A bleak Christmas for threatened Christians in Iraq

By Ecumenical News International
December 25, 2010

In Iraq Christians have been forced to curtail festivities that celebrate the birth of Jesus more than 2000 years ago, showing the modern challenge of one of Christianity's most important feasts - writes Francis Wong.

Iraqi church officials in the cities of Kirkuk and Mosul in the north, at Basra in the south, and in Baghdad said they would not hold evening mass or put up Christmas decorations.

They warned worshippers also not decorate their homes. Even an appearance by Santa Claus was called off.

Iraqi Christians have faced attacks by extremists such as al-Qaida and remember recent killing of 68 people during a bombing in a Baghdad church two months ago

"Nobody can ignore the threats of al-Qaeda against Iraqi Christians," Chaldean Archbishop Louis Sako in Kirkuk was quoted saying by the Associated Press.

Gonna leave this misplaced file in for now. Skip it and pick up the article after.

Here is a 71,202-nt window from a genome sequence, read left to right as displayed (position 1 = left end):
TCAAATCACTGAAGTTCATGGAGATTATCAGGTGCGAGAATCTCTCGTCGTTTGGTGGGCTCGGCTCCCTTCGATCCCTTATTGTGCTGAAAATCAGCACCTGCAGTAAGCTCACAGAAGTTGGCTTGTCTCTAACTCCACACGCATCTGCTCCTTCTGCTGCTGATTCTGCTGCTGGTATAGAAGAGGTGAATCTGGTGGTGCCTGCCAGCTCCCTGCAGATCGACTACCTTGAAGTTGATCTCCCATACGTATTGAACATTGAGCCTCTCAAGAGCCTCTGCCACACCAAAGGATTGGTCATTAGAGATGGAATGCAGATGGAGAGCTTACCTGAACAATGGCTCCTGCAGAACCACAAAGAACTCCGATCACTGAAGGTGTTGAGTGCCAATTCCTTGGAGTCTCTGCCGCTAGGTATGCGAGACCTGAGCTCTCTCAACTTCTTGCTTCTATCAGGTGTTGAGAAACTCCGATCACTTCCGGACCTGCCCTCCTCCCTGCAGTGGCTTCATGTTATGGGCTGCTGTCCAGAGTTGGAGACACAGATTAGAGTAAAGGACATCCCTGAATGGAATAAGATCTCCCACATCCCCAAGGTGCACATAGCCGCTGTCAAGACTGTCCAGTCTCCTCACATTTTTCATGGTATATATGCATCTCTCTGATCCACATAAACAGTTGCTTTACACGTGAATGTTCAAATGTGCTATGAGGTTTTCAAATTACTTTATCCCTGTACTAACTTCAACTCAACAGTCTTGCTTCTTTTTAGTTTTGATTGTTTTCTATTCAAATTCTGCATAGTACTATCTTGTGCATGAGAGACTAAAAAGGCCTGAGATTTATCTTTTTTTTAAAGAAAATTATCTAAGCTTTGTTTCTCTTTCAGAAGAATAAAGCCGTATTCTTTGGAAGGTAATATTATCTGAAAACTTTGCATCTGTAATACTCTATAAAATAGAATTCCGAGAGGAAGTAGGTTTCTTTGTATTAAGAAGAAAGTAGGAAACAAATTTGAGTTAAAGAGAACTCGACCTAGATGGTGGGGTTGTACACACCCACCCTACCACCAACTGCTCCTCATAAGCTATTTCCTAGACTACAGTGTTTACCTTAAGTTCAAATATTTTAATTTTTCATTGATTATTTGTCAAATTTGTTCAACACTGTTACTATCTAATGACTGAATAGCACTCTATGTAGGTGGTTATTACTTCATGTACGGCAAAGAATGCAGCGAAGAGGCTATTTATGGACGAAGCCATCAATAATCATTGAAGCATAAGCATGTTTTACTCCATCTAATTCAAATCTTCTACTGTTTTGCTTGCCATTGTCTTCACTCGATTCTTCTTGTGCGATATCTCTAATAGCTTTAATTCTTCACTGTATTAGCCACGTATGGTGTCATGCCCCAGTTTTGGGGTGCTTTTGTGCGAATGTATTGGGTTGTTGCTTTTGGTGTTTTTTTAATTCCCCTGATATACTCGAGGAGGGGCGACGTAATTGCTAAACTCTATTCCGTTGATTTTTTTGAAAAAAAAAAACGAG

"We cannot find a single source of joy that makes us celebrate. The situation of the Christians is bleak."

[With acknowledgements to ENI. Ecumenical News International is jointly sponsored by the World Council of Churches, the Lutheran World Federation, the World Communion of Reformed Churches and the Conference of European Churches. It suspends operations in December 2010, but hopes to be restructured in early 2011]


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